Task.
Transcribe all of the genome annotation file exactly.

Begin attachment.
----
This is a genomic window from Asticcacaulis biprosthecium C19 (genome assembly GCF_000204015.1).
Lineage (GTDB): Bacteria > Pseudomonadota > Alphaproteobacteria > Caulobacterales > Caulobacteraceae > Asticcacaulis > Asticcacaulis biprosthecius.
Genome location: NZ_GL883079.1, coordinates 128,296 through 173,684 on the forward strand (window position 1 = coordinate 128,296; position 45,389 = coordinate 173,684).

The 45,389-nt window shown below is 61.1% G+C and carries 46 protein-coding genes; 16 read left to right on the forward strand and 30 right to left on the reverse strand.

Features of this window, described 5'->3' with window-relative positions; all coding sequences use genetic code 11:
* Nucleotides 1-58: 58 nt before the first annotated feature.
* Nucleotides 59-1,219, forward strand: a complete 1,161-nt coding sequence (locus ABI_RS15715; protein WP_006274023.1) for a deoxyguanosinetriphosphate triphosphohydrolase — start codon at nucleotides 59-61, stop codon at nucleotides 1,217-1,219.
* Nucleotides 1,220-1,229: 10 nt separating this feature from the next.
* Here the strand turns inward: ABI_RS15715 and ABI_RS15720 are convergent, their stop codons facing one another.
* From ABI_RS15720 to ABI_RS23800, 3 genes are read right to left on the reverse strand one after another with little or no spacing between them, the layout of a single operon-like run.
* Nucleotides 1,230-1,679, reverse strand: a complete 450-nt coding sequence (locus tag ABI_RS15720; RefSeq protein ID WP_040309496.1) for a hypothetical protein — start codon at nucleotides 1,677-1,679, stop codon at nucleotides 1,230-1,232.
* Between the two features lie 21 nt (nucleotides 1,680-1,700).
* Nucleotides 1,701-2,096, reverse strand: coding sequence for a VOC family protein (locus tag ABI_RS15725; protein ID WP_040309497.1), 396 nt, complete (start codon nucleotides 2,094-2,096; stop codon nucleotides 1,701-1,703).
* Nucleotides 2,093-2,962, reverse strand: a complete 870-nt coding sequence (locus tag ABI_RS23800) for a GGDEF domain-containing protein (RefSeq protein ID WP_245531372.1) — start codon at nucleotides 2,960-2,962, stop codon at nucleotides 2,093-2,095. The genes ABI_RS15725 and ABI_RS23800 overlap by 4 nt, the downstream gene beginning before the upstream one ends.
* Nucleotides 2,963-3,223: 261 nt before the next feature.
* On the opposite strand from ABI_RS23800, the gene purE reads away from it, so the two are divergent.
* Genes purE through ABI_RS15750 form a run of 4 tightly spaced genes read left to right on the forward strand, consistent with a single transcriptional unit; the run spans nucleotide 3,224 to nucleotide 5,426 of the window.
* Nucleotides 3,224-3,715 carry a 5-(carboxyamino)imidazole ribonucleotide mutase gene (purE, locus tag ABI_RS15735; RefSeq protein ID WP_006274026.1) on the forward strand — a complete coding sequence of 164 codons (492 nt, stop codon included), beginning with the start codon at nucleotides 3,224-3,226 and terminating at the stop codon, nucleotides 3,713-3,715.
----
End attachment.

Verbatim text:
This is a genomic window from Asticcacaulis biprosthecium C19 (genome assembly GCF_000204015.1).
Lineage (GTDB): Bacteria > Pseudomonadota > Alphaproteobacteria > Caulobacterales > Caulobacteraceae > Asticcacaulis > Asticcacaulis biprosthecius.
Genome location: NZ_GL883079.1, coordinates 128,296 through 173,684 on the forward strand (window position 1 = coordinate 128,296; position 45,389 = coordinate 173,684).

The 45,389-nt window shown below is 61.1% G+C and carries 46 protein-coding genes; 16 read left to right on the forward strand and 30 right to left on the reverse strand.

Features of this window, described 5'->3' with window-relative positions; all coding sequences use genetic code 11:
* Nucleotides 1-58: 58 nt before the first annotated feature.
* Nucleotides 59-1,219, forward strand: a complete 1,161-nt coding sequence (locus ABI_RS15715; protein WP_006274023.1) for a deoxyguanosinetriphosphate triphosphohydrolase — start codon at nucleotides 59-61, stop codon at nucleotides 1,217-1,219.
* Nucleotides 1,220-1,229: 10 nt separating this feature from the next.
* Here the strand turns inward: ABI_RS15715 and ABI_RS15720 are convergent, their stop codons facing one another.
* From ABI_RS15720 to ABI_RS23800, 3 genes are read right to left on the reverse strand one after another with little or no spacing between them, the layout of a single operon-like run.
* Nucleotides 1,230-1,679, reverse strand: a complete 450-nt coding sequence (locus tag ABI_RS15720; RefSeq protein ID WP_040309496.1) for a hypothetical protein — start codon at nucleotides 1,677-1,679, stop codon at nucleotides 1,230-1,232.
* Between the two features lie 21 nt (nucleotides 1,680-1,700).
* Nucleotides 1,701-2,096, reverse strand: coding sequence for a VOC family protein (locus tag ABI_RS15725; protein ID WP_040309497.1), 396 nt, complete (start codon nucleotides 2,094-2,096; stop codon nucleotides 1,701-1,703).
* Nucleotides 2,093-2,962, reverse strand: a complete 870-nt coding sequence (locus tag ABI_RS23800) for a GGDEF domain-containing protein (RefSeq protein ID WP_245531372.1) — start codon at nucleotides 2,960-2,962, stop codon at nucleotides 2,093-2,095. The genes ABI_RS15725 and ABI_RS23800 overlap by 4 nt, the downstream gene beginning before the upstream one ends.
* Nucleotides 2,963-3,223: 261 nt before the next feature.
* On the opposite strand from ABI_RS23800, the gene purE reads away from it, so the two are divergent.
* Genes purE through ABI_RS15750 form a run of 4 tightly spaced genes read left to right on the forward strand, consistent with a single transcriptional unit; the run spans nucleotide 3,224 to nucleotide 5,426 of the window.
* Nucleotides 3,224-3,715 carry a 5-(carboxyamino)imidazole ribonucleotide mutase gene (purE, locus tag ABI_RS15735; RefSeq protein ID WP_006274026.1) on the forward strand — a complete coding sequence of 164 codons (492 nt, stop codon included), beginning with the start codon at nucleotides 3,224-3,226 and terminating at the stop codon, nucleotides 3,713-3,715.